Down in the basement of Steve Jones’ southeast Huntsville home, just past the electrical workshop, is a door into an unfinished sub-basement.
Here, on a concrete base on a rock outcropping, sits Jones’ latest homemade seismometer inside its sealed plastic pressure case.
Technically, Jones has built a broadband, vertical-sensing seismometer, the same kind used by institutional monitoring stations around the world. Practically, the toaster-sized instrument is the latest fruit of an interest that has brought this NASA electrical engineer from curious hobbyist in 1994 to “advanced amateur” status.
From Huntsville, Jones has monitored earthquakes ranging from the 9.1 to 9.3 magnitude 2004 Indian Ocean tremor, one of the most powerful ever recorded, to the magnitude 2.9 quake in Walker County earlier this month. “We have 2s and 3s all the time,” Jones said of north Alabama. “Everybody does.”
The idea of solid ground is a story we tell ourselves, Jones said. Truthfully, the Earth’s surface is a web of giant plates in constant motion, seeming stable only to humans who can’t feel them move except in the most extreme cases.
“The earth is always moving,” he said. “The planet is like a bell. It’s ringing all the time.”
Friction sticks the floating plates together when they touch, and they stay stuck until, as Jones explains on his website, alabamaquake.com, “the stress buildup on the locked edges overcomes the friction.”
What happens then?
“The sudden shift or breaking of the rock and the release of stored energy creates waves that travel concentrically outward through the earth’s rocky crust.”
That’s what we call an earthquake, and seismic graphs of quakes near and far are on the website.
When a quake will happen can’t be predicted, but where it will happen is better understood. Earthquakes are relatively rare in our region, except for the New Madrid Fault area near the border of Tennessee and Missouri, but they are more common where major geological features meet. That includes California, which sits on a plate between an ocean and mountain chain.
The energy from an earthquake moves through the body of the earth and along its surface in waves. “It’s the surface waves that do the damage,” Jones explained.
Body waves are called compressional or P waves. P means “primary.” P waves compress and expand objects in the path they are traveling.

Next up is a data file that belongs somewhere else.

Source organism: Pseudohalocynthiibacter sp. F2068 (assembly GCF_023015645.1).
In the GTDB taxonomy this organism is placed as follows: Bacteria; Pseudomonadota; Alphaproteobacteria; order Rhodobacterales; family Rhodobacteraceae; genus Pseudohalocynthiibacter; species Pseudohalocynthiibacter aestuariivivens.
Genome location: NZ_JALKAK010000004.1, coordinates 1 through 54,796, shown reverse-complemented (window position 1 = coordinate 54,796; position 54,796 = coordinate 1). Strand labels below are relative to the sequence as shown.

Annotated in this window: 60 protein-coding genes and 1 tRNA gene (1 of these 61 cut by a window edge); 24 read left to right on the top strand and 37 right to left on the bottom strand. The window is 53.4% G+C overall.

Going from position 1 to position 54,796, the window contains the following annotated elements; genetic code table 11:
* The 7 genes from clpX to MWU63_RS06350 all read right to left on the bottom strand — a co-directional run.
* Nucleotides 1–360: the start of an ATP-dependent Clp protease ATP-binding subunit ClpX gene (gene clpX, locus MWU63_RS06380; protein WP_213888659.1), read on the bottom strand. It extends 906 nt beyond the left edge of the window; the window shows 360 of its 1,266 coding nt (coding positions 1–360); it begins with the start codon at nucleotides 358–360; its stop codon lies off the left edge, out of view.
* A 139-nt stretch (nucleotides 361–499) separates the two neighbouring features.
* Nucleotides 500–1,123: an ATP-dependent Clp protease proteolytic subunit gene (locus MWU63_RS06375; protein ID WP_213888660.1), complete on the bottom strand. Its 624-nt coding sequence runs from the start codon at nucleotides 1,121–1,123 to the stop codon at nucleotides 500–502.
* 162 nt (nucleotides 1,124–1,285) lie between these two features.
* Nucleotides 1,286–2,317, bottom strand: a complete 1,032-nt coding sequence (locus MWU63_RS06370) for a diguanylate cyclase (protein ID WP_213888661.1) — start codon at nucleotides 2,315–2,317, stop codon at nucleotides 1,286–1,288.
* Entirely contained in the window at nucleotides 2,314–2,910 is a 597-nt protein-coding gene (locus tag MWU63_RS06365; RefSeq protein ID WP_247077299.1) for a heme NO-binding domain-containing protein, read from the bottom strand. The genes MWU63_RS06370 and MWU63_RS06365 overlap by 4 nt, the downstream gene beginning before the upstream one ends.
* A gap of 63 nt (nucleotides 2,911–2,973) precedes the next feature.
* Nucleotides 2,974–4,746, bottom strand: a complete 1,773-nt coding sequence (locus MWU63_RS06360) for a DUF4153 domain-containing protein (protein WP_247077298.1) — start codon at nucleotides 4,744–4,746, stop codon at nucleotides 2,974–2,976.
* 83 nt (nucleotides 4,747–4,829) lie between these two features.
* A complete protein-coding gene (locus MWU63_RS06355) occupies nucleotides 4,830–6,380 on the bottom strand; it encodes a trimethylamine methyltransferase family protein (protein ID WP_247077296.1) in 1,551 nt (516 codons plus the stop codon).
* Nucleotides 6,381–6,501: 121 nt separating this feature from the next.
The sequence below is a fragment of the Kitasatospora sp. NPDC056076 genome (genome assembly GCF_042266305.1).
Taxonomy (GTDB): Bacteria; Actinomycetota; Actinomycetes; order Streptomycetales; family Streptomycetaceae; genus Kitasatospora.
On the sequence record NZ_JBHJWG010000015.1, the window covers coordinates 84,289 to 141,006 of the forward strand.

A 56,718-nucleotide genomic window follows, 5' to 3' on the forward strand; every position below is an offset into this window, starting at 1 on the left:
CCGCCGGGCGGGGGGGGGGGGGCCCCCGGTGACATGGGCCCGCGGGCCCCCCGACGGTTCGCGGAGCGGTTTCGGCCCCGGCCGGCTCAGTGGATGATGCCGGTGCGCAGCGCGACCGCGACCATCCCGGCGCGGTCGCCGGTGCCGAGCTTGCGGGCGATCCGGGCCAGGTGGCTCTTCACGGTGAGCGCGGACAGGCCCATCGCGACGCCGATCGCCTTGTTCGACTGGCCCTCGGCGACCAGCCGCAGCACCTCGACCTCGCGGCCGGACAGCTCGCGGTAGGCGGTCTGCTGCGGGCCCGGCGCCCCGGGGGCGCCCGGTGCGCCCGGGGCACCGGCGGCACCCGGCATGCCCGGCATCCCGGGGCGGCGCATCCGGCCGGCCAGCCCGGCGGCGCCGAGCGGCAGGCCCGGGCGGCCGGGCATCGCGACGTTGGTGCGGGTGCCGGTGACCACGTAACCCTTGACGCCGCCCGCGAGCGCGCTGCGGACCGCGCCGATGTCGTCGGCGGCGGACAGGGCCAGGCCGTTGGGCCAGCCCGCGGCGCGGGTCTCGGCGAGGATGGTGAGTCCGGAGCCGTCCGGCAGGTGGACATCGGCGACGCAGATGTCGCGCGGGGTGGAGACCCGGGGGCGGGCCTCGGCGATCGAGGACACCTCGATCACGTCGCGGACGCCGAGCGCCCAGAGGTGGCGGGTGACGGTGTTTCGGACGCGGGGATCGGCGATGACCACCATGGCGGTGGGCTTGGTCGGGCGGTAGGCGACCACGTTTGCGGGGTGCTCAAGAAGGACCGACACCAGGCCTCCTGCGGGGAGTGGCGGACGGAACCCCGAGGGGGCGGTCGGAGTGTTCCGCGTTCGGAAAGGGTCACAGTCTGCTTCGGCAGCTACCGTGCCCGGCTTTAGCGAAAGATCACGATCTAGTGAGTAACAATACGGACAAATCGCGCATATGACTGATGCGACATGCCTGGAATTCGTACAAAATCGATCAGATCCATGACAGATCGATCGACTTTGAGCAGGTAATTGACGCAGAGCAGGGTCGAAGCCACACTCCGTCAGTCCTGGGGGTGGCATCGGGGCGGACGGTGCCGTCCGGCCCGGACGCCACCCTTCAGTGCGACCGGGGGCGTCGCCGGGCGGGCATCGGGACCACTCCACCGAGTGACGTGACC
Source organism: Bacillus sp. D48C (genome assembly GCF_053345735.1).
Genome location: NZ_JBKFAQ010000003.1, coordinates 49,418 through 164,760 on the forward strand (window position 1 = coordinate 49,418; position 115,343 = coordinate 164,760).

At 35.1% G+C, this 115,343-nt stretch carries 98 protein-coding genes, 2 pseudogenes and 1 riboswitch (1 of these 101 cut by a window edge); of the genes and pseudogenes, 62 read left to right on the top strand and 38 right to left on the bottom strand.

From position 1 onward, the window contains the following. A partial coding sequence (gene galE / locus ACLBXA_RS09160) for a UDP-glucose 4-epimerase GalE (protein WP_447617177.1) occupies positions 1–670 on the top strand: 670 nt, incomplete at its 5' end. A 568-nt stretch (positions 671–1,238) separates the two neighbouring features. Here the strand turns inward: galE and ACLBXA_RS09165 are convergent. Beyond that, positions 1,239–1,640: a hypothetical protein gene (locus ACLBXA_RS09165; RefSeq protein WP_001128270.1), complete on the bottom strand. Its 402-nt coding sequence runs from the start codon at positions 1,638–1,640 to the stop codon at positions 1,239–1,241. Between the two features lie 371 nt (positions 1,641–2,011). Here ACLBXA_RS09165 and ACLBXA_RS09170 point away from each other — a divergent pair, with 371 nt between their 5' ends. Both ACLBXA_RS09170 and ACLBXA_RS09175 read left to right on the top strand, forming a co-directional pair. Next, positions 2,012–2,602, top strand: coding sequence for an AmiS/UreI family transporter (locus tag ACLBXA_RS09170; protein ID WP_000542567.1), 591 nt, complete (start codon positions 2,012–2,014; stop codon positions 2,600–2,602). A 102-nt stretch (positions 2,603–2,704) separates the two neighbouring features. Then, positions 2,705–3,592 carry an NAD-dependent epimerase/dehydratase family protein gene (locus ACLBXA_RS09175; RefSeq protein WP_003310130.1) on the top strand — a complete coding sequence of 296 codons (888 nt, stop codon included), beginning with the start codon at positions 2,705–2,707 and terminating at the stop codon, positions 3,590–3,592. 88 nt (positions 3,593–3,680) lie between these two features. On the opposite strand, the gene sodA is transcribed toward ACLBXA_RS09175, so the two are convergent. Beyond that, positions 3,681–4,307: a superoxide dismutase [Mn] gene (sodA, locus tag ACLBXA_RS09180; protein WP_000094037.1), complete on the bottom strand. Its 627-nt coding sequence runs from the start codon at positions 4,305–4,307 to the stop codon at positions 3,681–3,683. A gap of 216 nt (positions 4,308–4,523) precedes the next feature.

Shear waves are secondary waves called S waves. They shake the ground up and down.
Following after both P and S waves are surface waves.
On a seismometer graph, the distance between the P and S waves tells a trained observer how far the earthquake was from the monitoring station.
Jones was attracted to the study of earthquakes for two main reasons. It fascinated him that “something on the other side of the world would make the needle move” in Huntsville, and “the big surprise that I could build an instrument that would (capture) it.”
His early seismometers were fairly simple, but the current one is so sensitive that it can capture, on a “quiet” day, up and down earth movement in the hundreds of nanometers. A nanometer is one-billionth of a meter. By comparison, a human hair is 60,000 nanometers thick, Jones said.
“The instrument … is so sensitive that I normally operate it under a light-tight cover that also provides thermal insulation,” Jones said in a follow-up email, “because even the beam of a flashlight shown on it from several feet away can significantly disturb its operation .”
“It’s an interesting hobby,” Jones said, and he’s trying to pass it on. Jones has a presentation for middle school students that he calls Earthquake 101. It explains earthquakes and monitoring them in simple words and graphics.
“I want to educate the kids,” Jones said. They can learn about electronics, mathematics and physics in an understandable way. “If I can help get a kid interested in science, that would be good
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